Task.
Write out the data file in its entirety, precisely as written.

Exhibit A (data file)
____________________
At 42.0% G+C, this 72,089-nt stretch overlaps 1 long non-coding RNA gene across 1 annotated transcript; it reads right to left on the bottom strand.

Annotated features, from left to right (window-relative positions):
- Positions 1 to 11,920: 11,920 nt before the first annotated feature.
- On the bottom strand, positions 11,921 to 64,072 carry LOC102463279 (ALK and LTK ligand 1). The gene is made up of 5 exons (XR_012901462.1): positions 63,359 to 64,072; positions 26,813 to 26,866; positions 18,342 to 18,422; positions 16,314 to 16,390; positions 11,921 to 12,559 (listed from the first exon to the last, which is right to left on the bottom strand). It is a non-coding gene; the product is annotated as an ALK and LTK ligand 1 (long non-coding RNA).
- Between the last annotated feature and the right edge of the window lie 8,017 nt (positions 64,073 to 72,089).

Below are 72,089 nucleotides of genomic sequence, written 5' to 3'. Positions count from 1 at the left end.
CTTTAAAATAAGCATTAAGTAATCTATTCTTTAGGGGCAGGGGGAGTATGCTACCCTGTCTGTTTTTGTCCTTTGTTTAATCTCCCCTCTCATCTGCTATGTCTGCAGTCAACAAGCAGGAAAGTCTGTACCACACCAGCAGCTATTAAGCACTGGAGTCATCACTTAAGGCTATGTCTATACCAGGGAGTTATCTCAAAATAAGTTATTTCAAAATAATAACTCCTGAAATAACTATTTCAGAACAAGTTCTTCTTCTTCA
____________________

At 42.0% G+C, this 72,089-nt stretch overlaps 1 long non-coding RNA gene across 1 annotated transcript; it reads right to left on the bottom strand.

Annotated features, from left to right (window-relative positions):
- Positions 1 to 11,920: 11,920 nt before the first annotated feature.
- On the bottom strand, positions 11,921 to 64,072 carry LOC102463279 (ALK and LTK ligand 1). The gene is made up of 5 exons (XR_012901462.1): positions 63,359 to 64,072; positions 26,813 to 26,866; positions 18,342 to 18,422; positions 16,314 to 16,390; positions 11,921 to 12,559 (listed from the first exon to the last, which is right to left on the bottom strand). It is a non-coding gene; the product is annotated as an ALK and LTK ligand 1 (long non-coding RNA).
- Between the last annotated feature and the right edge of the window lie 8,017 nt (positions 64,073 to 72,089).

Below are 72,089 nucleotides of genomic sequence, written 5' to 3'. Positions count from 1 at the left end.
CTTTAAAATAAGCATTAAGTAATCTATTCTTTAGGGGCAGGGGGAGTATGCTACCCTGTCTGTTTTTGTCCTTTGTTTAATCTCCCCTCTCATCTGCTATGTCTGCAGTCAACAAGCAGGAAAGTCTGTACCACACCAGCAGCTATTAAGCACTGGAGTCATCACTTAAGGCTATGTCTATACCAGGGAGTTATCTCAAAATAAGTTATTTCAAAATAATAACTCCTGAAATAACTATTTCAGAACAAGTTCTTCTTCTTCA